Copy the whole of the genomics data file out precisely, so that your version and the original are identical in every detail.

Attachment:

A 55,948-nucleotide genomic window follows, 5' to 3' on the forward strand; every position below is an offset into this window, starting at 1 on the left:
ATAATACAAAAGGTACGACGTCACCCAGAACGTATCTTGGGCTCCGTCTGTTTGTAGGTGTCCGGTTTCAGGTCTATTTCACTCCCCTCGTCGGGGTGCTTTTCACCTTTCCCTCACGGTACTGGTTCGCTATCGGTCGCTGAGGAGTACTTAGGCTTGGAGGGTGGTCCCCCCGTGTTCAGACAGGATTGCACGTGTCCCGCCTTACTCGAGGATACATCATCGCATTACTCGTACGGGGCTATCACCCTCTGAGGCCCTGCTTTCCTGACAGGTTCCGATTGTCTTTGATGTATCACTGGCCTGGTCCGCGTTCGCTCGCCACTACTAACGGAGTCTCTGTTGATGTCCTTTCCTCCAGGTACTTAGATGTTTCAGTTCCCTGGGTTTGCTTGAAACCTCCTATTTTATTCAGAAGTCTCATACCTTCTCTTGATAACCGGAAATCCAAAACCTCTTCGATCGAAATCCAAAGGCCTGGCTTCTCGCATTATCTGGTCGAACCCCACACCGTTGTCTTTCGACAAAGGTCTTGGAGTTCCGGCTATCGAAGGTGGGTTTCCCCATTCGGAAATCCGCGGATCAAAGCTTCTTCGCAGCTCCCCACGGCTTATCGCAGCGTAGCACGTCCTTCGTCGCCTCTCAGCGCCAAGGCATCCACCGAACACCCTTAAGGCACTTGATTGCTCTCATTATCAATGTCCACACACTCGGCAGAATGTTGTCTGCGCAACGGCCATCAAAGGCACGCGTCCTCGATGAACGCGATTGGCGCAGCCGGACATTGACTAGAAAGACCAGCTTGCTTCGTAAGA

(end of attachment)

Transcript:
A 55,948-nucleotide genomic window follows, 5' to 3' on the forward strand; every position below is an offset into this window, starting at 1 on the left:
ATAATACAAAAGGTACGACGTCACCCAGAACGTATCTTGGGCTCCGTCTGTTTGTAGGTGTCCGGTTTCAGGTCTATTTCACTCCCCTCGTCGGGGTGCTTTTCACCTTTCCCTCACGGTACTGGTTCGCTATCGGTCGCTGAGGAGTACTTAGGCTTGGAGGGTGGTCCCCCCGTGTTCAGACAGGATTGCACGTGTCCCGCCTTACTCGAGGATACATCATCGCATTACTCGTACGGGGCTATCACCCTCTGAGGCCCTGCTTTCCTGACAGGTTCCGATTGTCTTTGATGTATCACTGGCCTGGTCCGCGTTCGCTCGCCACTACTAACGGAGTCTCTGTTGATGTCCTTTCCTCCAGGTACTTAGATGTTTCAGTTCCCTGGGTTTGCTTGAAACCTCCTATTTTATTCAGAAGTCTCATACCTTCTCTTGATAACCGGAAATCCAAAACCTCTTCGATCGAAATCCAAAGGCCTGGCTTCTCGCATTATCTGGTCGAACCCCACACCGTTGTCTTTCGACAAAGGTCTTGGAGTTCCGGCTATCGAAGGTGGGTTTCCCCATTCGGAAATCCGCGGATCAAAGCTTCTTCGCAGCTCCCCACGGCTTATCGCAGCGTAGCACGTCCTTCGTCGCCTCTCAGCGCCAAGGCATCCACCGAACACCCTTAAGGCACTTGATTGCTCTCATTATCAATGTCCACACACTCGGCAGAATGTTGTCTGCGCAACGGCCATCAAAGGCACGCGTCCTCGATGAACGCGATTGGCGCAGCCGGACATTGACTAGAAAGACCAGCTTGCTTCGTAAGA